You practically can’t buy anything online without filling out some kind of a form.
So it’s important to have your forms be clear, easy to understand, easy to fill, and (which is very often overlooked) easy to make mistakes on.
Things happen. People mistype. Or their thumbs are fat on mobile and they misclick. You cannot expect everyone to do everything exactly as you’ve planned.
You have to plan for mistakes too.
And once they happen, you have to make sure it’s easy to understand what’s happened and how to fix it.
So where are you placing the error messages on your form? If they’re not placed where users expect to see them, you could jeopardize their capability to complete your form, and that means less revenue for you.
Top of Form Validation Vs. Inline Validation
A research study discovered that displaying all error messages at the top of the form puts a high cognitive load on user memory. This forces users to recall each error message for each erroneous field.
The approach that reduced the user’s cognitive load was displaying error messages inline with erroneous fields. Inline validation relies on recognition instead of recall so users can correct their mistakes faster and easier.
Another study found that “the distance between the erroneous field and error message influences the efficiency of error correction”. Top of form and bottom of form validation resulted in the longest amount of time to initiate correction, while inline validation resulted in the shortest.
User Preference of Error Message Locations
The study proved placing error messages inline with the erroneous fields lead to the best performance. It also showed which location next to the field was the most intuitive.
Why Right of the Field Is Best
The western reading system goes from left to right. When users move their eyes from the input to the error message, it feels like a natural progression that requires little mental and visual effort. Moving their eyes from the error message back to input for correction also follows the natural flow for rereading text.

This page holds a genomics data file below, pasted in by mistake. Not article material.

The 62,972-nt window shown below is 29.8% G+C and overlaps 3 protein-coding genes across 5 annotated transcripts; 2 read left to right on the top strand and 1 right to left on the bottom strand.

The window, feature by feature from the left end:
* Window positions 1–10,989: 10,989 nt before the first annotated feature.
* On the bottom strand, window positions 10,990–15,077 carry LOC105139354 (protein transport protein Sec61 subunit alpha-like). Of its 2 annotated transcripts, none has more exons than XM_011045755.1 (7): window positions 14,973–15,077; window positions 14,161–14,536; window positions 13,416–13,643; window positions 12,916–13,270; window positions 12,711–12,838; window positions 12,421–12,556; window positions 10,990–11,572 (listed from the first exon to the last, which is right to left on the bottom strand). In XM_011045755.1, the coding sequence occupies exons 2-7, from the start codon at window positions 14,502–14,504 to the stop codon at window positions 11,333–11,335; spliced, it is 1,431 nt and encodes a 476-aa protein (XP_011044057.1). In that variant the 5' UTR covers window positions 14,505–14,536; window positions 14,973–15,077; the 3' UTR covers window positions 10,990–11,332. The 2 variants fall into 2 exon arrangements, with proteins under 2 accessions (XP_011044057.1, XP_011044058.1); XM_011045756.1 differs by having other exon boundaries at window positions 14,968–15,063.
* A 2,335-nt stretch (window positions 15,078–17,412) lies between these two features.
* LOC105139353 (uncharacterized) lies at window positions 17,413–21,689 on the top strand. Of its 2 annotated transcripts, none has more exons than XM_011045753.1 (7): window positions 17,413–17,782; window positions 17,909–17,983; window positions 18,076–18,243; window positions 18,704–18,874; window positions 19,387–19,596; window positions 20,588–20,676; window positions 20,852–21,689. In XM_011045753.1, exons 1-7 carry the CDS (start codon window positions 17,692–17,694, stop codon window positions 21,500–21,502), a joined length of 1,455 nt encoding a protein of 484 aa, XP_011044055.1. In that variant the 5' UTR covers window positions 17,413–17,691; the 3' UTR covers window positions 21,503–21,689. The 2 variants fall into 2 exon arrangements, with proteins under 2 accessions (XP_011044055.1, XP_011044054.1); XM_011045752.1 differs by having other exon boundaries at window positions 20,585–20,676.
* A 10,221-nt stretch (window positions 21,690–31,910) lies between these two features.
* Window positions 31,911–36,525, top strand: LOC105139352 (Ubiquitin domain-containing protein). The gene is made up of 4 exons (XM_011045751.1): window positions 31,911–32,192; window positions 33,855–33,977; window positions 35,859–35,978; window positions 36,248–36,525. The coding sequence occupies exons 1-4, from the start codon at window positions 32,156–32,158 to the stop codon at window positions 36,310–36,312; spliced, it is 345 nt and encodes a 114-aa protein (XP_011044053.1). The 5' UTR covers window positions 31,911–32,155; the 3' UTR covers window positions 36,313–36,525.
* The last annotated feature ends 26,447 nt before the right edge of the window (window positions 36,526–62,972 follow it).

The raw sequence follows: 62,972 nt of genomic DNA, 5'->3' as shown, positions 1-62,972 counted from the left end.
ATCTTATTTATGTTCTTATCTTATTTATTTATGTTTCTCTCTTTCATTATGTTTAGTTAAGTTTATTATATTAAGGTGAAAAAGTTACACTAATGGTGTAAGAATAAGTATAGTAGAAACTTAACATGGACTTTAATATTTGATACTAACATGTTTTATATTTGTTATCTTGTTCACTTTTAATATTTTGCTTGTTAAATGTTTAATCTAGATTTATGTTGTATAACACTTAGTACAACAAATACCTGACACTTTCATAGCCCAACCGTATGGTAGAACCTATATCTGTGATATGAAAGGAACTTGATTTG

Why Left of the Field Is Worst
It also feels counter-intuitive because users expect higher priority elements to be on the left side. Placing the error message on the left makes it more important than the field. But the field is more important because users need to focus on it to correct their input.
Why Above the Field Increases Cognitive Load
The close proximity of the two texts creates visual noise that distracts users when they’re trying to read the error message or the label. Seeing both texts in their field of vision makes it difficult to concentrate on just one of them and can confuse them.
Best Error Message Location for Mobile Forms
Mobile screens lack the horizontal space to display an error message and field side by side. This means error messages to the right of the field is not the best location on mobile forms.
Instead, place your error messages below the field. This was users second most preferred location in the study. Although it doesn’t correspond with the user’s natural left to right reading flow, it does correspond with their natural top to bottom reading flow.
If you have time to implement error messages for both desktop and mobile, opt for placing them to the right of the field on desktop and below the field for mobile devices. Not only will error messages to the right aid user scanning better, but it also results in a shorter form length.
Place your error messages where users expect to see them. Error messages should correspond with user reading flow, so errors take less cognitive effort to correct.
When users work and think less, they’re able to complete your form faster. No one enjoys filling out forms. The faster you help users get through it, the sooner they can move on to what they really want to do.
PS. Whatever you do, don’t do this: